Touching the Void (dir. Kevin Macdonald, 2003, 107 minutes documentary)
GV199.92 .S57 A3 2004
You might go your entire life and never see a better film about mountain climbing. In 1985 two friends attempted to climb the unconquered west face of Siula Grande in Peru. They made it to the top well enough, but their descent was hampered by foul weather and food shortages... and then one of them shattered his leg in a fall. This a documentary that examines real events and has the full participation of the people who experienced them, but which also features stunning reenactments by actors and stunt double climbers. You won't look away. At bottom, Touching the Void is a movie about really, really, really wanting to live. It's hard to remember another film that features someone who, against such soul-crushing odds, decides to push through pain, isolation and a brutally inhospitable landscape in an effort to survive. A classic of the 2000s.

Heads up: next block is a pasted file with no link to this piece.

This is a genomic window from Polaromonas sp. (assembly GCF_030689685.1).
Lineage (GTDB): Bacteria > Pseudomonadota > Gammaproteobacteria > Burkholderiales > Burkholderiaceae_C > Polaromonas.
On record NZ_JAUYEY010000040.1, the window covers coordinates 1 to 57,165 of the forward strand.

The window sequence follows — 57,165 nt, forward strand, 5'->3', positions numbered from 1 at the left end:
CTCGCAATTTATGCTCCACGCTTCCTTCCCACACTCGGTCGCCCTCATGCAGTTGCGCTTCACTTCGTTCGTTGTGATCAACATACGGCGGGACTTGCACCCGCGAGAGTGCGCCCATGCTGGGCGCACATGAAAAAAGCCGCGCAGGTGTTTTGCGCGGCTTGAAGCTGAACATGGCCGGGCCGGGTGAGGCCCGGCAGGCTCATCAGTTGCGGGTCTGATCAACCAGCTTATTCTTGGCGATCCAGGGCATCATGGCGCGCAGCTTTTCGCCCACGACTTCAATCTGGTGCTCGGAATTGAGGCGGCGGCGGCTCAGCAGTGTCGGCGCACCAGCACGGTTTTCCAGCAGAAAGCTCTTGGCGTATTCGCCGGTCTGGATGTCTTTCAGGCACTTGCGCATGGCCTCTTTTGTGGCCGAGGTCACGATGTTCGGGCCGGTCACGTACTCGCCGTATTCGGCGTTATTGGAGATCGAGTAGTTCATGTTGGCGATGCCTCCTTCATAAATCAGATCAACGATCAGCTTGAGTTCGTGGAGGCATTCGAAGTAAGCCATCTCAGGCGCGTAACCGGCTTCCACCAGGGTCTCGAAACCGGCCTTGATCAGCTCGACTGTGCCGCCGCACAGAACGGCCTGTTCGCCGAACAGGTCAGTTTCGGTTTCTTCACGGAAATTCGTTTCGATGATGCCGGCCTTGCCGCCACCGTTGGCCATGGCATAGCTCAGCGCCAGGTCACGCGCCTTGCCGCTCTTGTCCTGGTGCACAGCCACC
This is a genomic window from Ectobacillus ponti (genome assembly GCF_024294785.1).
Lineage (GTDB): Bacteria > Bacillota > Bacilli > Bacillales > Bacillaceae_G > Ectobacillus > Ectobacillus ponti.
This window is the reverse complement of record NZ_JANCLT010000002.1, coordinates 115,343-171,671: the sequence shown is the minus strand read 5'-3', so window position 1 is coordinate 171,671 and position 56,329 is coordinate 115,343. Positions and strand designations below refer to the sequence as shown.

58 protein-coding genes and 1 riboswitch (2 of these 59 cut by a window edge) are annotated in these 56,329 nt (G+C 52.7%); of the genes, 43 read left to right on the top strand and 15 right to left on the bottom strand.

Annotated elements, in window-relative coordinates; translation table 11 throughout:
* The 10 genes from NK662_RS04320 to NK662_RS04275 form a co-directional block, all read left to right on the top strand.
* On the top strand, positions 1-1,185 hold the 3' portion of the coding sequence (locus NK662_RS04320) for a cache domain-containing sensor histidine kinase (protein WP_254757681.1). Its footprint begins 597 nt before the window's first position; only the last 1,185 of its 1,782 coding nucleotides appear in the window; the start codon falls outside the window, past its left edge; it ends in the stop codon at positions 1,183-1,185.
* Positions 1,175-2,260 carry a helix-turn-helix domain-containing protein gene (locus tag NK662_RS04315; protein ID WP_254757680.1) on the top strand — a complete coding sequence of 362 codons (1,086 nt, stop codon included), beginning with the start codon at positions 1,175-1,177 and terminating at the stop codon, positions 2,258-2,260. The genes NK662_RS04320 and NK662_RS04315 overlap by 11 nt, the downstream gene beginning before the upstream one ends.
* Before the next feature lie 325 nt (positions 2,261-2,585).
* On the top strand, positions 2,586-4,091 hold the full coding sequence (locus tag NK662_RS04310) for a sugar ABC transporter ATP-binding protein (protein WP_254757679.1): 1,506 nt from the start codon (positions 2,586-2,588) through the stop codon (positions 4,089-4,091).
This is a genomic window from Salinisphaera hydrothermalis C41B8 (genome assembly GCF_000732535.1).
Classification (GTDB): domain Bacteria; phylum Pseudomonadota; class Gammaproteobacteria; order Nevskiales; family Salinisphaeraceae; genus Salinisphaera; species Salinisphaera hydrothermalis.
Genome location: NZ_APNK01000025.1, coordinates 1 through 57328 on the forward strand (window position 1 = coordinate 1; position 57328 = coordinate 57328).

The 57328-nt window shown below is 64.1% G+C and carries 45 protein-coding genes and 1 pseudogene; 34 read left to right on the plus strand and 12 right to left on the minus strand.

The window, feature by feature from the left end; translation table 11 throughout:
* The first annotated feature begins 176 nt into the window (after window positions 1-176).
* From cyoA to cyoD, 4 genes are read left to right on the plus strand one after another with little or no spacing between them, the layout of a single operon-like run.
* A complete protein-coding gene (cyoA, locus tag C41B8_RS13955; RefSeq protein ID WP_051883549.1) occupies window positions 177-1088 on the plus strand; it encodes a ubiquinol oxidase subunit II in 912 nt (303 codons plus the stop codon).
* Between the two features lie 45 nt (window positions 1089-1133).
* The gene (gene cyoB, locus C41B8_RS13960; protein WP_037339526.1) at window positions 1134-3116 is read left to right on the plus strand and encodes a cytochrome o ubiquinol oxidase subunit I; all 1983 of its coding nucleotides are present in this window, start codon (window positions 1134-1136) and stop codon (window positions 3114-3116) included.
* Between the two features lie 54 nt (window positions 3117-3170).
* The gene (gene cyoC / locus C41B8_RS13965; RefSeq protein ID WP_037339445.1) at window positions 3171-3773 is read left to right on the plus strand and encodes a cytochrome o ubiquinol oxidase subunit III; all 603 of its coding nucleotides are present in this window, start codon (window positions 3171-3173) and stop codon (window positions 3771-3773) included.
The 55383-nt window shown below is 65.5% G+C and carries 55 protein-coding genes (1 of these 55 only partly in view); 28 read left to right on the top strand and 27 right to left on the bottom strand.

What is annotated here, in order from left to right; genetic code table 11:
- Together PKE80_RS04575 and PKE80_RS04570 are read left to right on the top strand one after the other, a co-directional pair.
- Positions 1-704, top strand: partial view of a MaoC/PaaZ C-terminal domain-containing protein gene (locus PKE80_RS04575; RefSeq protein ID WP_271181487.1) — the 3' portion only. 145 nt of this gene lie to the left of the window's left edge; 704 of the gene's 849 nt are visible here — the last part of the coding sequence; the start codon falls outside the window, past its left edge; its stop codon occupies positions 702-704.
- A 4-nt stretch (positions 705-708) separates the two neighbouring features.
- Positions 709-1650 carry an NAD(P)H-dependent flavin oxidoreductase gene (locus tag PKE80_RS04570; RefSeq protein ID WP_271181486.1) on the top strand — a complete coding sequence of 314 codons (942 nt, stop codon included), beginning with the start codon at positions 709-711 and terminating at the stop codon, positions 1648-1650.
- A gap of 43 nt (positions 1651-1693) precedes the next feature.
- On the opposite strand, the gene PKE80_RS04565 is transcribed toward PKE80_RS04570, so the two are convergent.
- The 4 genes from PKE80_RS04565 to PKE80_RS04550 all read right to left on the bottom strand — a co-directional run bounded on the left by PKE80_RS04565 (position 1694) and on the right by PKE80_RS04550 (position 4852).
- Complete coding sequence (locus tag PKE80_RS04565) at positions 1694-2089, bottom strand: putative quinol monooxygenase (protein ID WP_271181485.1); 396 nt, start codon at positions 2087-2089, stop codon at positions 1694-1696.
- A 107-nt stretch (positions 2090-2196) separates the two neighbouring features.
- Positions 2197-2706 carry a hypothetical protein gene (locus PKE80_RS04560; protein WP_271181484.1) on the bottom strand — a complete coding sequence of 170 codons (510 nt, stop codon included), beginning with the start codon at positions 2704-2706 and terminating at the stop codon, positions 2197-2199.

Wes Hazard, Media Services Assistant, O'Neill Library